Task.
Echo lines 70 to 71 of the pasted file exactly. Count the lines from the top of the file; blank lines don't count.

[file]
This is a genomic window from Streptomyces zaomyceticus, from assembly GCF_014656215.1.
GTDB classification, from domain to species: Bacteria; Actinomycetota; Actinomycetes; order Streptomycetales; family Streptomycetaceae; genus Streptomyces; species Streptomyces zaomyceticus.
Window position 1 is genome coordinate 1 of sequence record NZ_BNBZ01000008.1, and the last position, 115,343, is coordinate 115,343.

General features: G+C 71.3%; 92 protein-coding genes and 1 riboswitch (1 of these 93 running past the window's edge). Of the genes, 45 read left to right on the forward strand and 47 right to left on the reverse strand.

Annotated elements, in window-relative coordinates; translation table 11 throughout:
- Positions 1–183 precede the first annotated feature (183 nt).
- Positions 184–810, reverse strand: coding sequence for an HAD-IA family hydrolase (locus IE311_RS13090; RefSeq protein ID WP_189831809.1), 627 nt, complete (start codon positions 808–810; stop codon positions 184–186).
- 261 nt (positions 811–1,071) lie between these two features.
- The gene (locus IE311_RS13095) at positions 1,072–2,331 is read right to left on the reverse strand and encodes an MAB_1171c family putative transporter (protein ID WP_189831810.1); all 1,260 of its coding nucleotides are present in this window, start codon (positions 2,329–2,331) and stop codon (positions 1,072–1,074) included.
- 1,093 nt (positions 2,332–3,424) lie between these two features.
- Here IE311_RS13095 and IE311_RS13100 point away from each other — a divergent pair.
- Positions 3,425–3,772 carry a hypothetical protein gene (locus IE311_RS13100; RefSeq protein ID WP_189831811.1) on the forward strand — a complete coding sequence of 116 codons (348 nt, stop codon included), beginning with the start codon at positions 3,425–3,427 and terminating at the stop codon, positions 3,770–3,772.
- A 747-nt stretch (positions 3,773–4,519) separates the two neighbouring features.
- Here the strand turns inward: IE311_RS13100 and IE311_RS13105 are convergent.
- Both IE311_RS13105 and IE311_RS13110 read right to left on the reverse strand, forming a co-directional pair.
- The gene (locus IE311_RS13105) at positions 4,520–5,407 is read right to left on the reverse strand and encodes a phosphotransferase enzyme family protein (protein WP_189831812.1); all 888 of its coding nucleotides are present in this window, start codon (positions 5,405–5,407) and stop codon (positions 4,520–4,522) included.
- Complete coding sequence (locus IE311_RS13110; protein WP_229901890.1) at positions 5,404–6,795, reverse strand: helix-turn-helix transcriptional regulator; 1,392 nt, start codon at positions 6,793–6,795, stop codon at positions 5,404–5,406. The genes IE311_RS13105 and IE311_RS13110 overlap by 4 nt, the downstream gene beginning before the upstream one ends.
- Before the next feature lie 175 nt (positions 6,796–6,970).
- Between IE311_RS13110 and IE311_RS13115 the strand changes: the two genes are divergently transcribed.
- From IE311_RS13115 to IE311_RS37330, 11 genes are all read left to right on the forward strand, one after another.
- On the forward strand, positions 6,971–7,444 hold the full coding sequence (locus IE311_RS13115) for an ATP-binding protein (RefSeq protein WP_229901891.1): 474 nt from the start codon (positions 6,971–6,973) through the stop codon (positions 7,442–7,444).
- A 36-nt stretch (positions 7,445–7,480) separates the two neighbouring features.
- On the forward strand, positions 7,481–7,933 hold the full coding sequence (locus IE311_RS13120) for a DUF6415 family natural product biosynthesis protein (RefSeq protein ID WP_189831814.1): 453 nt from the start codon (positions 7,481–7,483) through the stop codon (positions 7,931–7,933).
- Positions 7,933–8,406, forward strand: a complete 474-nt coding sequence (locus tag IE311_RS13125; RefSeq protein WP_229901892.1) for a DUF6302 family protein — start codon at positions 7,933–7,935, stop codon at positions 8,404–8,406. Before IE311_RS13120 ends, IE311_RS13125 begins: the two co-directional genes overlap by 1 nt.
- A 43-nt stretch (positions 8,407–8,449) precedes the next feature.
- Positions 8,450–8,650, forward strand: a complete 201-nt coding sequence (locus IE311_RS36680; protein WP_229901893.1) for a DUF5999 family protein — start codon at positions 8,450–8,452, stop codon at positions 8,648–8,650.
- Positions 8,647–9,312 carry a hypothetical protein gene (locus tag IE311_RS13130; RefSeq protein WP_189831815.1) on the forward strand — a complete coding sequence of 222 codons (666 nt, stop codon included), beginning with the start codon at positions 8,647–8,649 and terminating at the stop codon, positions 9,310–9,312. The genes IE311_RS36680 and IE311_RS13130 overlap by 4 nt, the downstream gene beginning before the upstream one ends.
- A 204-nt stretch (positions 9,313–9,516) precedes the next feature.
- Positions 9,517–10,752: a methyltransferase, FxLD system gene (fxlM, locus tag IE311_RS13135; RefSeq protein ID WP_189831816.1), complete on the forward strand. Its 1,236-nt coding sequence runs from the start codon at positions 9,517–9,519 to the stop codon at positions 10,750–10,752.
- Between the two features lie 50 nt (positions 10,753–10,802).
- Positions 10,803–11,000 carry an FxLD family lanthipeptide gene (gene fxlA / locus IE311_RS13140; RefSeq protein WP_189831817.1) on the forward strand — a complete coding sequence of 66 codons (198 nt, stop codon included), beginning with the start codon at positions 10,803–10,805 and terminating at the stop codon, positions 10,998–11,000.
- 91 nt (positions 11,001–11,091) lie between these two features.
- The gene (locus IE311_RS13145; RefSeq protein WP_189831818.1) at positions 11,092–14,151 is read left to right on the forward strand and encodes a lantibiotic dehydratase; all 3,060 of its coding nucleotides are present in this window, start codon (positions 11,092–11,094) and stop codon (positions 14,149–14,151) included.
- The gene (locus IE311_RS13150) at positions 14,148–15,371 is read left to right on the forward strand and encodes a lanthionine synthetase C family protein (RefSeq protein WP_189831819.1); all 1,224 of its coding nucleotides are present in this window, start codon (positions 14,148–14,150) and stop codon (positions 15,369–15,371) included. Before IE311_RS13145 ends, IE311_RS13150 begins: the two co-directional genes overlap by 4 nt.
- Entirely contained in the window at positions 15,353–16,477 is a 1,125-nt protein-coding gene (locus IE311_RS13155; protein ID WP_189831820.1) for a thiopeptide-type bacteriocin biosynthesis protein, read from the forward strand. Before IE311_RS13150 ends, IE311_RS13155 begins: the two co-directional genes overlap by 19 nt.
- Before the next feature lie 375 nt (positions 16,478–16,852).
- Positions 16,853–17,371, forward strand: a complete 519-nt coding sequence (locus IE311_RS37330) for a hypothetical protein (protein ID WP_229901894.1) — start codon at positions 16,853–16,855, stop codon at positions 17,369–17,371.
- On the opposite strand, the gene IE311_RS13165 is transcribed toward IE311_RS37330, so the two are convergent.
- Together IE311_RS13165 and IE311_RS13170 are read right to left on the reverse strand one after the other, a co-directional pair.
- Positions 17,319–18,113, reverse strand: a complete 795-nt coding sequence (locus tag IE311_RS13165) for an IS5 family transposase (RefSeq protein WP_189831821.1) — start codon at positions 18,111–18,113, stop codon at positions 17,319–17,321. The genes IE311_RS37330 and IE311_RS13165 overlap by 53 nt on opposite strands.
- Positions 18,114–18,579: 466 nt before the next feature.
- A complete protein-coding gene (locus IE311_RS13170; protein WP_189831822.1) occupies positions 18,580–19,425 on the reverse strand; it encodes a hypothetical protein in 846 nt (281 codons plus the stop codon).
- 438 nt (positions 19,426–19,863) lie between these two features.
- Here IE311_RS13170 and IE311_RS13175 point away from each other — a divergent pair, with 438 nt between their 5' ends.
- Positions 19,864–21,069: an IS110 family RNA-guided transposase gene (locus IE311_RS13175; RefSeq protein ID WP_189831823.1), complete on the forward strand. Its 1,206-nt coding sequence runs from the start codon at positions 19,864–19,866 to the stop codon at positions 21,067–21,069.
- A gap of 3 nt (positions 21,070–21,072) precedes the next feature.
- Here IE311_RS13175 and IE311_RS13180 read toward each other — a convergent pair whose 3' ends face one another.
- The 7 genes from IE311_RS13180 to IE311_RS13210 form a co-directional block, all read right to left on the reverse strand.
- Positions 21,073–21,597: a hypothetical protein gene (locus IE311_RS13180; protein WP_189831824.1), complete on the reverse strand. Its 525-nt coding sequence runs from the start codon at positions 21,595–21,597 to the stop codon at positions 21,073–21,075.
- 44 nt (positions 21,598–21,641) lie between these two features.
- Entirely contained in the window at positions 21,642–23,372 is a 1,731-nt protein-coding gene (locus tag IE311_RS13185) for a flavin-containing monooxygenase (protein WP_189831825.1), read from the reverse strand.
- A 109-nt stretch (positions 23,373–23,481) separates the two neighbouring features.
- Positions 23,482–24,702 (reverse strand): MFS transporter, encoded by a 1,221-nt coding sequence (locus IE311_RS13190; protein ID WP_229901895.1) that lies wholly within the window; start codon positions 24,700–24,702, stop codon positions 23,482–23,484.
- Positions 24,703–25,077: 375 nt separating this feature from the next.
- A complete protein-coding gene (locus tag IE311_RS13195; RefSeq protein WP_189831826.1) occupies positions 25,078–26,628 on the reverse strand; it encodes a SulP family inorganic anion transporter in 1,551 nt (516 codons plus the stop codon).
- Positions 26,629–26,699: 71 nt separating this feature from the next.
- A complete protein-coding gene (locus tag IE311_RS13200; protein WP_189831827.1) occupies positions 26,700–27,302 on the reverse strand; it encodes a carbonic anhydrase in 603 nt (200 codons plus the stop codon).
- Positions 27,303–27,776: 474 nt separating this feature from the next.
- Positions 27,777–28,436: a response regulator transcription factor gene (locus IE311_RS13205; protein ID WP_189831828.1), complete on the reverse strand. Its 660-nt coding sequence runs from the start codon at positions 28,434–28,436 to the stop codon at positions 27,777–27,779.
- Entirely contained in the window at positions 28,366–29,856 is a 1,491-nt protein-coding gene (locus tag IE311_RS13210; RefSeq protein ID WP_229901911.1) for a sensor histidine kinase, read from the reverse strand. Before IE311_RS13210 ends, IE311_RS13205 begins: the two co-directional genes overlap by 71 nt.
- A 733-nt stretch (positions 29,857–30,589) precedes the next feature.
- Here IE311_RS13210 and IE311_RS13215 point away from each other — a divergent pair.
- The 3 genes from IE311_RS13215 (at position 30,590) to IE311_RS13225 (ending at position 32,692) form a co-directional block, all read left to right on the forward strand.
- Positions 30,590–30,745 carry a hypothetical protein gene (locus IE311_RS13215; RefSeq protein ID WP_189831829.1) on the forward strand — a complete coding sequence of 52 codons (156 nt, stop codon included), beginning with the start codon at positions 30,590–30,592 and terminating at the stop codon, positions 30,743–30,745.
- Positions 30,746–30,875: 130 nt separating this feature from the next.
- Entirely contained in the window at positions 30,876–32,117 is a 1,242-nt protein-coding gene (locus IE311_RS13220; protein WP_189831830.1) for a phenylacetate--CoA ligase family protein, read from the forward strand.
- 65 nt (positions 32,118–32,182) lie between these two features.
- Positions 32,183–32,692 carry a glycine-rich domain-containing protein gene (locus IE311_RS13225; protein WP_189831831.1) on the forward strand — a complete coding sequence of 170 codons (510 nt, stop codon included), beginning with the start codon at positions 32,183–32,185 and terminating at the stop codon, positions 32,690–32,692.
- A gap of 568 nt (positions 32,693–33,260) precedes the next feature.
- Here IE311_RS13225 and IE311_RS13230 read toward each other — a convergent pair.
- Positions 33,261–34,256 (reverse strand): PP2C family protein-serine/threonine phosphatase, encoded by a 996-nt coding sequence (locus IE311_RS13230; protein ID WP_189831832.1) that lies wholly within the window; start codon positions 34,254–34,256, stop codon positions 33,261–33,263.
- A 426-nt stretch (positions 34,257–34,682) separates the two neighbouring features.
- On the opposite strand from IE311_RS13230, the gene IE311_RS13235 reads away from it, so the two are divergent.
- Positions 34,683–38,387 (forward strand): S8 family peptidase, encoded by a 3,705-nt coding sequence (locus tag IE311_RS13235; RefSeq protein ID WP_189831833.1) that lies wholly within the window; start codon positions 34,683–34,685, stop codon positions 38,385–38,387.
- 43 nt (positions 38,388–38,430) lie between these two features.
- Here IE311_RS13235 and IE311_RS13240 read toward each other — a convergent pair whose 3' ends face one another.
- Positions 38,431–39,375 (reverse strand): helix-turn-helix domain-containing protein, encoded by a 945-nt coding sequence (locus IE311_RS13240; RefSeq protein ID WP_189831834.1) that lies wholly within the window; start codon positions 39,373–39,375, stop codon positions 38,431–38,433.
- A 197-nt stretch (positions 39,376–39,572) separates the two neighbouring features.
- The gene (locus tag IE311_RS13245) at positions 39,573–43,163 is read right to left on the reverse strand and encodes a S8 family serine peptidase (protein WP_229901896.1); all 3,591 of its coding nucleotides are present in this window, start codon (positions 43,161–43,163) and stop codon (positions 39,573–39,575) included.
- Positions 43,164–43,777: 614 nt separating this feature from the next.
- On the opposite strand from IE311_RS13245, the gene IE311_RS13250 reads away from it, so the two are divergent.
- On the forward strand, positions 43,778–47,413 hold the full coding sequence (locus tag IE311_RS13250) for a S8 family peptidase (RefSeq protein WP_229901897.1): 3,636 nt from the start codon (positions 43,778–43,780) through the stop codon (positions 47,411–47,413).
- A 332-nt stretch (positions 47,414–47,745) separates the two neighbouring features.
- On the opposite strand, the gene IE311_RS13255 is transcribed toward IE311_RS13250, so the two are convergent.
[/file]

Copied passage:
- Here IE311_RS13225 and IE311_RS13230 read toward each other — a convergent pair.
- Positions 33,261–34,256 (reverse strand): PP2C family protein-serine/threonine phosphatase, encoded by a 996-nt coding sequence (locus IE311_RS13230; protein ID WP_189831832.1) that lies wholly within the window; start codon positions 34,254–34,256, stop codon positions 33,261–33,263.